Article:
Emineimo Kennedy Nwup; Adesola Idris Akande MEE09:63, pp. 74. TEK/avd. för telekommunikationssystem, 2009.
The demand for ubiquitous networks has pushed the designs of networks all the way. The requirement for access point to be integrated into IEEE 802.3 standard and other networks has always been a sore point in the limitation of wireless coverage of IEEE 802.11 standard networks. Wireless Mesh Network (WMN) is expected to be the future of the next generation wireless network. It is experiencing a fast growing development due to its attractive features which includes high reliable connectivity, easy deployment, self healing, self configuring, flexible network expansion etc. Hence the mobility of the WMN nodes has been of paramount importance, which would make it independent of wired infrastructure and flexible interoperability with various networks and devices. The requirements like mobility, transparency etc. have led to the amendment of the WMN standard by the Institute of Electronics and Electrical Engineering (IEEE) 802.11 Working Group (WG), Task Group (TG) “S.
The IEEE 802.11s standard tackles these issues by its operation on layer 2 of Open Systems Interconnection (OSI) reference model and creates a transparent IEEE 802 broadcast domain that supports any higher layer protocol.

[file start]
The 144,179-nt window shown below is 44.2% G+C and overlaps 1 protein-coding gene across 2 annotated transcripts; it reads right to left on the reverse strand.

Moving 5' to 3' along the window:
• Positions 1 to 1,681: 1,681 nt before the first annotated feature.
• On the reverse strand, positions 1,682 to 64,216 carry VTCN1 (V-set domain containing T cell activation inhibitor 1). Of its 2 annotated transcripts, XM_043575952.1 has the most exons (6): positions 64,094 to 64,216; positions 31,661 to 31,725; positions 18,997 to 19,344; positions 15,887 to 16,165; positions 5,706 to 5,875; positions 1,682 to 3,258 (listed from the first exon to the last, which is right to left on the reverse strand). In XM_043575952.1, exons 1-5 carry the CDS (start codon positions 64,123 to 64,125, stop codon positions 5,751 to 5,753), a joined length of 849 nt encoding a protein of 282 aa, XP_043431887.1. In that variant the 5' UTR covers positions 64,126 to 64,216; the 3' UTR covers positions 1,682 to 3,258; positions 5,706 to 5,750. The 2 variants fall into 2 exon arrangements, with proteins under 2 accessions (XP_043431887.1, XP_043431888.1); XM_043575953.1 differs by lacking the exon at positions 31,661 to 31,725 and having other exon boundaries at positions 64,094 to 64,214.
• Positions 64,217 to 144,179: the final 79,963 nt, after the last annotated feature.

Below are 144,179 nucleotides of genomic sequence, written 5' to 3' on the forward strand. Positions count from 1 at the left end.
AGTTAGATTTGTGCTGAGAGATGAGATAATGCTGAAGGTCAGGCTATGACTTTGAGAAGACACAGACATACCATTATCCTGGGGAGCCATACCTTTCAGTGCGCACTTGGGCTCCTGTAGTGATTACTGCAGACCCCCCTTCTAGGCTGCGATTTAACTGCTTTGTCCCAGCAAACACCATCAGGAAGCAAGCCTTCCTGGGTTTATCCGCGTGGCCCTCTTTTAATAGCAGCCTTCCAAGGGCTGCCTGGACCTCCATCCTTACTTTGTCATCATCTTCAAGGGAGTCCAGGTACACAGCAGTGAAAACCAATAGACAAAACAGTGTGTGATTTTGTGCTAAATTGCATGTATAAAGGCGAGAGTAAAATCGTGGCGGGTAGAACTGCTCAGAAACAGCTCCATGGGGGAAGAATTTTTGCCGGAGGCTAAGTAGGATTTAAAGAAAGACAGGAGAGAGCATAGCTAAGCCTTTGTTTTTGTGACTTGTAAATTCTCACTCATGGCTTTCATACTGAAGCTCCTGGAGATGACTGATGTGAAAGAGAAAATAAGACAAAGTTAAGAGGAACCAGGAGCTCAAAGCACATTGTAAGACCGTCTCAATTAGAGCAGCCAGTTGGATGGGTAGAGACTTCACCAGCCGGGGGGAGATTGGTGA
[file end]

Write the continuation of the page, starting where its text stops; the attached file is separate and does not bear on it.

In our work we give the evaluation of the upcoming IEEE 802.11s standard based on its features some of which include routing at layer 2 and medium access control to enable its design and implementation in the existing mesh frame work of Communication Research Labs (CRL) using the proposed IEEE 802.11s routing protocols with focus on RA-OLSR and HWMP. We concentrate on how to integrate these features into the existing CRL’s C-CORE which runs other layer 3 routing protocols and complex functions as Application Programming Interface (API) modules.
The implementation of the IEEE 802.11s standard creates major challenges as we have to create a roadmap on integrating the new wireless kernel interfaces like the nl80211, cfg80211 and the Wireless Extension (Wext) into the CRL’s C-CORE framework for communication between user space and kernel space, especially taking into consideration of the existing HAL and madwifi wireless drivers of the CRL’s framework.
To support the evaluation of the features like the layer 2 routing and the modified MAC performance, we compare results of the CRL’s real time mesh network test with our simulation result of the IEEE 802.11s standard using the Qualnet 4.5 simulator with focus on the basic network parameters like delay, jitter and throughput. The comparison shows that the CRL’s network has higher throughput running its existing layer 3 protocols. The analysis also proves that the 802.11s is flexible, scalable and efficient in delivering multi hop capabilities to clients that cannot afford the deployment time or the cost for wired networks that use access points.
With the complete integration, of the 802.11s standard specifications the CRL’s C-CORE framework can be much more capable of supporting more diverse network scenario deployments.